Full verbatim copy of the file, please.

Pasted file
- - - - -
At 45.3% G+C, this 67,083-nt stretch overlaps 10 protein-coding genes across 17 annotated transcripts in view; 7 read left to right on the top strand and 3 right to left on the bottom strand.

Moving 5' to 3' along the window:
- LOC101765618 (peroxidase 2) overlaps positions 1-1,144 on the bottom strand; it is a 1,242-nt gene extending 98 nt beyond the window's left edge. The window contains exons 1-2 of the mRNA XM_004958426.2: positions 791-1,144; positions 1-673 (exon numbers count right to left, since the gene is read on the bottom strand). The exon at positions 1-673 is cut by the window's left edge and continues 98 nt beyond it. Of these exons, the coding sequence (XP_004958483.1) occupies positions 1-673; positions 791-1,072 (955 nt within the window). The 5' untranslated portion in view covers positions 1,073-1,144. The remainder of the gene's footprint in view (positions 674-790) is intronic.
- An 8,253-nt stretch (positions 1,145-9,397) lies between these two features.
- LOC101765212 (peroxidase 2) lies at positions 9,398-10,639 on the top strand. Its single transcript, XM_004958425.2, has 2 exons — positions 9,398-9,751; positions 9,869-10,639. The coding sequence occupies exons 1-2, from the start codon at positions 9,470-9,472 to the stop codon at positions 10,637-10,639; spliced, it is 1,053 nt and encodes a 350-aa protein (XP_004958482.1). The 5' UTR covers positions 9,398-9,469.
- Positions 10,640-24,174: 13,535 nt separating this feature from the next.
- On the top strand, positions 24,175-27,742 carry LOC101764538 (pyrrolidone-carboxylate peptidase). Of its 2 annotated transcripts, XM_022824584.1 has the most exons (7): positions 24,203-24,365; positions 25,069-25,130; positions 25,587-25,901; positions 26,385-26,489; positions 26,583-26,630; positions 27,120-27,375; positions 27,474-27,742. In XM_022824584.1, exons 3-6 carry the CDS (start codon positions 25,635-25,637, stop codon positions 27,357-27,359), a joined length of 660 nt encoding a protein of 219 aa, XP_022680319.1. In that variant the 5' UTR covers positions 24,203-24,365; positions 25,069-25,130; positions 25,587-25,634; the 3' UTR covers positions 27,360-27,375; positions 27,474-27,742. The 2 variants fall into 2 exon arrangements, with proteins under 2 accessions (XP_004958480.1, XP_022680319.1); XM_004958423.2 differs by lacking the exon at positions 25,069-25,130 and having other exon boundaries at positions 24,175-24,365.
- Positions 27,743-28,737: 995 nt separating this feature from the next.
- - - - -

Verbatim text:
At 45.3% G+C, this 67,083-nt stretch overlaps 10 protein-coding genes across 17 annotated transcripts in view; 7 read left to right on the top strand and 3 right to left on the bottom strand.

Moving 5' to 3' along the window:
- LOC101765618 (peroxidase 2) overlaps positions 1-1,144 on the bottom strand; it is a 1,242-nt gene extending 98 nt beyond the window's left edge. The window contains exons 1-2 of the mRNA XM_004958426.2: positions 791-1,144; positions 1-673 (exon numbers count right to left, since the gene is read on the bottom strand). The exon at positions 1-673 is cut by the window's left edge and continues 98 nt beyond it. Of these exons, the coding sequence (XP_004958483.1) occupies positions 1-673; positions 791-1,072 (955 nt within the window). The 5' untranslated portion in view covers positions 1,073-1,144. The remainder of the gene's footprint in view (positions 674-790) is intronic.
- An 8,253-nt stretch (positions 1,145-9,397) lies between these two features.
- LOC101765212 (peroxidase 2) lies at positions 9,398-10,639 on the top strand. Its single transcript, XM_004958425.2, has 2 exons — positions 9,398-9,751; positions 9,869-10,639. The coding sequence occupies exons 1-2, from the start codon at positions 9,470-9,472 to the stop codon at positions 10,637-10,639; spliced, it is 1,053 nt and encodes a 350-aa protein (XP_004958482.1). The 5' UTR covers positions 9,398-9,469.
- Positions 10,640-24,174: 13,535 nt separating this feature from the next.
- On the top strand, positions 24,175-27,742 carry LOC101764538 (pyrrolidone-carboxylate peptidase). Of its 2 annotated transcripts, XM_022824584.1 has the most exons (7): positions 24,203-24,365; positions 25,069-25,130; positions 25,587-25,901; positions 26,385-26,489; positions 26,583-26,630; positions 27,120-27,375; positions 27,474-27,742. In XM_022824584.1, exons 3-6 carry the CDS (start codon positions 25,635-25,637, stop codon positions 27,357-27,359), a joined length of 660 nt encoding a protein of 219 aa, XP_022680319.1. In that variant the 5' UTR covers positions 24,203-24,365; positions 25,069-25,130; positions 25,587-25,634; the 3' UTR covers positions 27,360-27,375; positions 27,474-27,742. The 2 variants fall into 2 exon arrangements, with proteins under 2 accessions (XP_004958480.1, XP_022680319.1); XM_004958423.2 differs by lacking the exon at positions 25,069-25,130 and having other exon boundaries at positions 24,175-24,365.
- Positions 27,743-28,737: 995 nt separating this feature from the next.